I couldn’t get my head around it, the breakup had made complete sense, in all honesty I hadn’t had that much faith in the relationship from the outset, we’d hooked up at a one-day music festival and beyond that all we ever did more or less was go to gigs and house parties, more often than not getting wasted in the process. It was nice socially but it had no long term traction and I never really saw a future in it. The final weeks of the relationship were torturous, it had become clear that things were either going to get more serious and that obviously freaked Tara out because she started behaving very abrasively, making snide, insulting remarks and poking holes in my self-esteem at every juncture. Eventually a very unpleasant phone call lead to what I interpreted as the end, but I found out about a week later when we went to dinner to talk things out that she’d thought we were still together. Of course that didn’t become clear until we’d already been talking for more than an hour. I don’t know if you’ve ever broken up with someone through them realising that you’d already abandoned the relationship, having thought you were trying to salvage it, but it ain’t pretty and I was intensely relieved to escape from that massacre with my composure intact.

With that in mind I should have been able to move on cleanly but I let my ego get the better of me, I felt like I was losing, we’d broken up sooner than I wanted and seeing her act the way she was acting felt like there was still some unfinished business, some animosity or uncertainty. I let it get the better of me. Don’t get me wrong there was definitely something going on, she was acting strangely and being around her threw me off balance, but I was letting that unbalancing haunt me, I was exaggerating it. What I see now is that you can convince yourself that your overreacting or over-thinking as much as you like but that won’t stop it from happening, you have to just bear with it and eventually it’ll fade. At the end of the day we just weren’t compatible, we needed different things, she’s 10 years my senior, trying to reach a position of stability and fulfillment and I’m just trying to build up life-experience and really grow into myself. Neither of us were benefiting from spending time together after the breakup and trying to force a friendship wasn’t helping, clearly neither one of us has figured out what we meant to the other yet, so I’m keeping my distance now and will probably continue to do so for some time, it’s too murky right now and I can’t switch that off. Maturity only really holds water as a concept when it happens by itself, no amount of contemplation can accelerate it, I realise that now.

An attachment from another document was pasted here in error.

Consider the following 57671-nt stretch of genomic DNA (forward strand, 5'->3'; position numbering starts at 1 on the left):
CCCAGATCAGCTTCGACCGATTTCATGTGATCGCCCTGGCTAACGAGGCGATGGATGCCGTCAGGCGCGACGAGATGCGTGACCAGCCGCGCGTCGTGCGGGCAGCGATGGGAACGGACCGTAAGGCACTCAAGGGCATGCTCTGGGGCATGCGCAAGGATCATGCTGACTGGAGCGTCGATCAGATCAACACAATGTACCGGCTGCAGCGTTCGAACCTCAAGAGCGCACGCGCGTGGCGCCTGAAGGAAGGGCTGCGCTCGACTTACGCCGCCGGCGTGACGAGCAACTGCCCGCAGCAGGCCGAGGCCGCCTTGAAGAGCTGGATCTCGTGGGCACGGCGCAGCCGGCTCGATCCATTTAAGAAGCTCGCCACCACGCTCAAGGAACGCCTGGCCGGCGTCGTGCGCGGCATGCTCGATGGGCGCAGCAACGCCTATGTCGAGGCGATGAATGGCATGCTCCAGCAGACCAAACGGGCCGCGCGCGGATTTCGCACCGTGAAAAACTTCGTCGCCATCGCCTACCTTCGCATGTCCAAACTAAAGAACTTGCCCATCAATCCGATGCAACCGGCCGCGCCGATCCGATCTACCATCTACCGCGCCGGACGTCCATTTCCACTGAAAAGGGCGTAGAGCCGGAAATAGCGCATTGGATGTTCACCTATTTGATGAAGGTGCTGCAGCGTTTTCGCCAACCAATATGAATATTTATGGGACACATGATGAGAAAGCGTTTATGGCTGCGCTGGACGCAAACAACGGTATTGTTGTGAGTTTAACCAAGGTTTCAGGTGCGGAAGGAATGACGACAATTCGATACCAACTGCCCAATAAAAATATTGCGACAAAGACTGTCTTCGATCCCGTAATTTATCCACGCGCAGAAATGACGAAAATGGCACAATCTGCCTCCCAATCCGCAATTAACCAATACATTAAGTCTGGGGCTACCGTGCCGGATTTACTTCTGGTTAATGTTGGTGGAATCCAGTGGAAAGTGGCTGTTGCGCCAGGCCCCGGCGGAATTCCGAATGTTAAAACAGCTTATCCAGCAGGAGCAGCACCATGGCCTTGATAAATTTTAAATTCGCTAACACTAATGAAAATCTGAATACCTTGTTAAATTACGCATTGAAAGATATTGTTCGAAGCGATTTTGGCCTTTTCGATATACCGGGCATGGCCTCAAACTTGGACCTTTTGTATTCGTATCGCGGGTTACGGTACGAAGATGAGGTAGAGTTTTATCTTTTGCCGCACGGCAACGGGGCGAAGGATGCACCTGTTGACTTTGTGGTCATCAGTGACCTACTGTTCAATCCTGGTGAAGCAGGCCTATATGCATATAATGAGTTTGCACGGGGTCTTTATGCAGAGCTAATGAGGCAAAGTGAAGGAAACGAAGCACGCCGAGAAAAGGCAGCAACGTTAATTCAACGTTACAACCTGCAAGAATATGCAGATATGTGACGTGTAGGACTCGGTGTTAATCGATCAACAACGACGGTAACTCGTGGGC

Part 2: Picking up and Moving Forward After a Huge Change

All that stuff’s pretty trivial by comparison to the bigger picture stuff though, the issues with Tara preyed on my mind a lot and I did what I had to do to alleviate that, but like the sunscreen song says, the big issues are apt never to cross your worried mind, they blindside you at 4pm on some idle Tuesday. In this case it was actually about 1pm, but we’ll get to that in a second. As much as social exaggerations had dampened my arrival in Birmingham, things were going according to plan, I had a job at a DIY store that would support me until I got something better, I was making contacts to further my writing and I’d found a decent place to live. Everything leading up to my Masters in September seemed stable. Life doesn’t care a fig for stability. I was at work, busying my self with shelf stacking or some such when my manager came over and told me to drop everything immediately, at first I thought I was in trouble, right up until he told me that my father had suffered a stroke. That was 2 months ago and in the time that’s elapsed since then I’ve moved back home, resigned from my job and undertaken the role of looking after my house and family. My brother’s time is almost entirely occupied with college and my mother can’t drive owing to one too many severe diabetic incidents, so all the driving, shopping and pet care now falls to me. Since the stroke my Dad has gradually been regaining movement on the right side of his body, he’s made amazing progress, from barely being able to get out of bed or make himself understood he can now speak clearly, walk with only the most basic assistance and move the fingers on his right hand to some extent. He’s still in hospital and will be for some time, but that just means he’ll have more regular access to the intense physiotherapy that he needs at this critical stage.